Lawyers Oppose Keyamo’s Call for Regional Supreme Courts


Nigerian lawyers yesterday roundly opposed the call by a ministerial nominee for the setting up of regional Supreme Court to decongest the apex court of the series of cases pending before it.

Instead of zonal Supreme Court in the country’s six geo-political zones, the legal luminaries canvassed further amendment of the 1999 Constitution (as amended) to ensure not all matters or appeals lie or get to the apex court in line with international best practices.

A ministerial nominee from Delta State, Mr. Festus Keyamo (SAN), told the Senate last Friday during his screening that if appointed the attorney-general of the federation (AGF) and minister of justice by President Muhammadu Buhari in next cabinet, he would pursue the unbundling of the Supreme Court because it was “scandalous” to have only one apex court in Abuja, attending to the whole country.

Keyamo said that he would press for constitutional changes to create six regional Supreme Courts if he was appointed the minister of justice and AGF.

But in separate interviews with LEADERSHIP, several lawyers disagreed with Keyamo on the creation of six regional apex courts, warning that it could lead to anarchy in the judiciary.

The eminent lawyers included Chief Emeka Ngige (SAN), immediate past Deputy Director-General and Head of Campus of the Nigerian Law School, Augustine Nnamani Campus, Agbani Enugu, and also a 2018 Nigerian Bar Association presidential election contestant, Prof. Ernest Ojukwu (SAN), Former Nigerian Bar Association President, Olisa Agbakoba (SAN), Prof. Yemi Akinseye-George (SAN), Chief Mike Ahamba (SAN), and Muktar Abanika.

They contended that the establishment of the regional apex courts at present is impracticable because it will breed anarchy and confusion in the country’s court system.

The legal practitioners drawn from the Bar and the academics, noted that the judiciary leadership was yet to come up with initiatives to combat frequent conflicting judgements delivered at different jurisdictions of the Court of Appeal and warned that it would amount to ‘”judicial suicide” to create regional Supreme Courts.

They also pointed at the audacity of some High Court judges attempting to interpret or seize some judgements delivered by the Supreme Court, adding that such regional apex courts shall be highly affront of the current Supreme Court of Nigeria.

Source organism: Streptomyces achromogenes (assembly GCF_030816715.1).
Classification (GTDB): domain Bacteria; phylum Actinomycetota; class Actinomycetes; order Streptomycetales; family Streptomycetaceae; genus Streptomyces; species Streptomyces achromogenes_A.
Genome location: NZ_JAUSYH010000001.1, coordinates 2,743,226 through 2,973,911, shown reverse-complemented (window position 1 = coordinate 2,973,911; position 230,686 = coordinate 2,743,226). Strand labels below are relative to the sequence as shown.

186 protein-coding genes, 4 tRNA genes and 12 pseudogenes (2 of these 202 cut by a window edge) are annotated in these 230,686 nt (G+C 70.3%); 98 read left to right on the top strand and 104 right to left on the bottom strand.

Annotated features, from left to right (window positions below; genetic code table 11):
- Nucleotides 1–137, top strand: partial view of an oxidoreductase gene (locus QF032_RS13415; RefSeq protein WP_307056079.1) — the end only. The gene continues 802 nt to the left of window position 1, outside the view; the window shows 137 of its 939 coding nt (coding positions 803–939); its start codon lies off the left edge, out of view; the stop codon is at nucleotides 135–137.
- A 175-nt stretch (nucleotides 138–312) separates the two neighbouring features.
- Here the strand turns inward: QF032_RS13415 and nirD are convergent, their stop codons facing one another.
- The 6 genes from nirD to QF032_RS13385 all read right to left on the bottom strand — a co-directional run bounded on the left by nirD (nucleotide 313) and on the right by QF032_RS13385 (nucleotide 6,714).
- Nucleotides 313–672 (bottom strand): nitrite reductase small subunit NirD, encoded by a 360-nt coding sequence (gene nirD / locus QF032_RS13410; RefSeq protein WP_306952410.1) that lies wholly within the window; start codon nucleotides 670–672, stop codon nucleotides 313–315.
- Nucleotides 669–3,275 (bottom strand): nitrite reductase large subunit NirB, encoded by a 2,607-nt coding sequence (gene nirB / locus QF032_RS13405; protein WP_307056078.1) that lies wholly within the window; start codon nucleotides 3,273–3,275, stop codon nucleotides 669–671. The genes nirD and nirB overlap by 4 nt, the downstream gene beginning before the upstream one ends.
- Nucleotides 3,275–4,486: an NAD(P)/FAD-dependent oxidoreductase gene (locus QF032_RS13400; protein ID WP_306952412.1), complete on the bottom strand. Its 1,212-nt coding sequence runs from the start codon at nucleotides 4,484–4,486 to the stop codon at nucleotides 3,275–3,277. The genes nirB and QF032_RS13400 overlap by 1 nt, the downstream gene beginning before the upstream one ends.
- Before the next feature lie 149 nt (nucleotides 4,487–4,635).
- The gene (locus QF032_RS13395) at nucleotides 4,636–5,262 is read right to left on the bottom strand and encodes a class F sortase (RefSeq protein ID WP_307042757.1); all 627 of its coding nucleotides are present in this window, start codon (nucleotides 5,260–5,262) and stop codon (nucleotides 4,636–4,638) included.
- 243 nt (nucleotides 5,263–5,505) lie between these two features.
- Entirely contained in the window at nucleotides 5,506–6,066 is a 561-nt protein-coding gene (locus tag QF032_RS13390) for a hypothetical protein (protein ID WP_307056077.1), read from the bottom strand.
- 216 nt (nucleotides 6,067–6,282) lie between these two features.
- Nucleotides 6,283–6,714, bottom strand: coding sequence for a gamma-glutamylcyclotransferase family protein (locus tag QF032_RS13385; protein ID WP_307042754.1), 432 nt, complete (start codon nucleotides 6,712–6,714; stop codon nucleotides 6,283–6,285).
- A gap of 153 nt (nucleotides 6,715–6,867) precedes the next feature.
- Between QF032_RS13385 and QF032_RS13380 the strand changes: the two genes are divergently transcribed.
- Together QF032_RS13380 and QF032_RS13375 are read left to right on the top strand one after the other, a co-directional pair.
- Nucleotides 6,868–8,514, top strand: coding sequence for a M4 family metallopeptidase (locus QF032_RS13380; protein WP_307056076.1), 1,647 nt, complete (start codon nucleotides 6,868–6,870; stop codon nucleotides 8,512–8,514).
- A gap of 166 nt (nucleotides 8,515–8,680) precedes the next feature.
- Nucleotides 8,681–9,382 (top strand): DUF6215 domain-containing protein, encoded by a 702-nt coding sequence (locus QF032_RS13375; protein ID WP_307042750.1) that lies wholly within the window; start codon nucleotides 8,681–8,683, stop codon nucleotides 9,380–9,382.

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The lawyers said that the Supreme Court is overburdened because of the country’s constitution and the current system which allows automatic right of appeal in all matters to the Supreme Court and called for its review. They further held that there should be drastic reduction in the number and types of cases that should be heard in the Supreme Court even as they recommended that the appellate jurisdiction of the Supreme Court as provided for under Section 233 of the Constitution be altered for some appeals to terminate at the Court of Appeal.

According to Ngige, ‘’regional Supreme Court otherwise referred to as unbundling of the court is not the solution to the congestion of cases at the apex court.

‘’The full complement of 21 justices should be put in place as a matter of urgency. The Nigerian constitution should be amended to allow for the appointment of ad-hoc justices comprising of retired justices of the apex court and erudite SANs to sit and clear the backlog of cases. Appeals on customary or sharia related matters should end at the Court of Appeal,’’ he said.

Consequently, the lawyers said that only serious constitutional cases, human rights, litigation between arms of government and between the federating units, and criminal matters with capital punishment should go to the Supreme Court.

Similarly, issues relating to the election of the president of the country could be added to cases to be heard by the apex court.

In his response, Ojukwu said: ‘’No I do not support the creation of zonal Supreme Courts. We should rather drastically reduce the number and types of cases that should be heard in the Supreme Court.”

All other cases, according to Ojukwu, should stop at the Court of Appeal of a state that “we should create. The present Court of Appeal should also only have powers to hear such cases that the Supreme Court can determine.’’

Still countering the ministerial nominee’s proposal,  the lawyers advocated that  the Supreme Court should be given the powers to have a discretion on what cases or case that can be heard by the concurrence in chambers of not less than seven justices.